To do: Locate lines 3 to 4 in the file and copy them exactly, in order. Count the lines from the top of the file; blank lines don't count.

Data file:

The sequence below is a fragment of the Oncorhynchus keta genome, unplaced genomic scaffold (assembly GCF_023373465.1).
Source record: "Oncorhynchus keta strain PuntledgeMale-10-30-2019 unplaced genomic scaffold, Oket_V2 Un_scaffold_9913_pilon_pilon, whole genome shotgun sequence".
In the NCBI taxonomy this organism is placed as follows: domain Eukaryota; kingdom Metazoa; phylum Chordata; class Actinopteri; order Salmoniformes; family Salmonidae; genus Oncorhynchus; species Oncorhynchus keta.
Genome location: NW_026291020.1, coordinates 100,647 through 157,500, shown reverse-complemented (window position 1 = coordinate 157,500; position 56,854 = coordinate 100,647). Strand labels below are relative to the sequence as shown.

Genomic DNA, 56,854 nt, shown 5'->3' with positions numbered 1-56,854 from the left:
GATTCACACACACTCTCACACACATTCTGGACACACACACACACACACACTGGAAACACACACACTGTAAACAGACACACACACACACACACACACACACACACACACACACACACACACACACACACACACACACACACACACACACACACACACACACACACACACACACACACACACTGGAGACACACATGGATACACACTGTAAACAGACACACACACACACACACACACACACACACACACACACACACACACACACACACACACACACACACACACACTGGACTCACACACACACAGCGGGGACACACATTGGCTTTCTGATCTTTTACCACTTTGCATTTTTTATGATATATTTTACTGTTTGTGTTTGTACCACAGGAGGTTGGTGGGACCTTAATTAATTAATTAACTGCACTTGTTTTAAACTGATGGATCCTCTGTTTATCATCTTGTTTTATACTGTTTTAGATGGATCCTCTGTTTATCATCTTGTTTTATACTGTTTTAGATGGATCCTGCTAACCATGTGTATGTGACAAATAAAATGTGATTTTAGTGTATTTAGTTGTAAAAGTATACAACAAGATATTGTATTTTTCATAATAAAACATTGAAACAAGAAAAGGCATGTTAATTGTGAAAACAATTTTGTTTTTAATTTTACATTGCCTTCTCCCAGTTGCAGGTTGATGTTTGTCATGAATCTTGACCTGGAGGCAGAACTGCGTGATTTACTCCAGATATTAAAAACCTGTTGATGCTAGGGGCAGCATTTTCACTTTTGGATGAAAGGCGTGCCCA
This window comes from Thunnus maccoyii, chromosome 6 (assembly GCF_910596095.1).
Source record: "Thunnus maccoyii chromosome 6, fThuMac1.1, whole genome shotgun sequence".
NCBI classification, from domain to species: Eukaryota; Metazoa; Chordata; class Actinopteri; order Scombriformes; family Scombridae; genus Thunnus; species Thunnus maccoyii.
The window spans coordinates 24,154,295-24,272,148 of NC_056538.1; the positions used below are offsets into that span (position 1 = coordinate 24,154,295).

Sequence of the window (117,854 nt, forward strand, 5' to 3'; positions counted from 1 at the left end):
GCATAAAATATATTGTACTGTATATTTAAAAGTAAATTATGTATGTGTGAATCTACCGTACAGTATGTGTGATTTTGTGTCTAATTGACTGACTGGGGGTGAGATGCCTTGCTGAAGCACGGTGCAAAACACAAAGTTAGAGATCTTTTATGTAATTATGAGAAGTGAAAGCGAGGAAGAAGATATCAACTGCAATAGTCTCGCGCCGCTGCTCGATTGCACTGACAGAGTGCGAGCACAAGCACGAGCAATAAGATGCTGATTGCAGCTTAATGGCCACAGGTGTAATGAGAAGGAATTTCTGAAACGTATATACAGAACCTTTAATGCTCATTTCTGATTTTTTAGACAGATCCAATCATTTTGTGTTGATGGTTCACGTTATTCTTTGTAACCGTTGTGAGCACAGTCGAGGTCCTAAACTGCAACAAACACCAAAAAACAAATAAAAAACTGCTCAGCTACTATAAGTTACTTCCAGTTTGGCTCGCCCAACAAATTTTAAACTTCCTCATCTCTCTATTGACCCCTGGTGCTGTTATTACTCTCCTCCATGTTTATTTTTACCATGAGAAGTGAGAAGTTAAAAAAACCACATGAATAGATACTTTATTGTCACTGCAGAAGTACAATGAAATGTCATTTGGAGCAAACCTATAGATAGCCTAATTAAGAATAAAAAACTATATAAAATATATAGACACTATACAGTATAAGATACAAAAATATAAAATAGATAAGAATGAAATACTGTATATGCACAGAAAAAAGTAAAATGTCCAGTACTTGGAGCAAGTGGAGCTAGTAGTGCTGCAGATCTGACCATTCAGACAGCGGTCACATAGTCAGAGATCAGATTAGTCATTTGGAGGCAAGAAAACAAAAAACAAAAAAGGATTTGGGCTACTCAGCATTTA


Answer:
In the NCBI taxonomy this organism is placed as follows: domain Eukaryota; kingdom Metazoa; phylum Chordata; class Actinopteri; order Salmoniformes; family Salmonidae; genus Oncorhynchus; species Oncorhynchus keta.
Genome location: NW_026291020.1, coordinates 100,647 through 157,500, shown reverse-complemented (window position 1 = coordinate 157,500; position 56,854 = coordinate 100,647). Strand labels below are relative to the sequence as shown.